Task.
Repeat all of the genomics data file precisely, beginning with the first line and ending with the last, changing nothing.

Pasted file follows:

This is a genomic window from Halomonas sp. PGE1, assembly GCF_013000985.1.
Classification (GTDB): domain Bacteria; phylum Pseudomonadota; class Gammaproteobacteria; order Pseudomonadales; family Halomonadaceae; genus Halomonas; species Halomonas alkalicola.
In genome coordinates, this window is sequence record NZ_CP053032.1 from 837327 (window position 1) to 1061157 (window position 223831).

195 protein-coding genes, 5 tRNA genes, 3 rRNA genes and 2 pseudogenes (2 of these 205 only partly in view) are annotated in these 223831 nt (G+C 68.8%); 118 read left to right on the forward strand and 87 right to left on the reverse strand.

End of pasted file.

This is a genomic window from Halomonas sp. PGE1, assembly GCF_013000985.1.
Classification (GTDB): domain Bacteria; phylum Pseudomonadota; class Gammaproteobacteria; order Pseudomonadales; family Halomonadaceae; genus Halomonas; species Halomonas alkalicola.
In genome coordinates, this window is sequence record NZ_CP053032.1 from 837327 (window position 1) to 1061157 (window position 223831).

195 protein-coding genes, 5 tRNA genes, 3 rRNA genes and 2 pseudogenes (2 of these 205 only partly in view) are annotated in these 223831 nt (G+C 68.8%); 118 read left to right on the forward strand and 87 right to left on the reverse strand.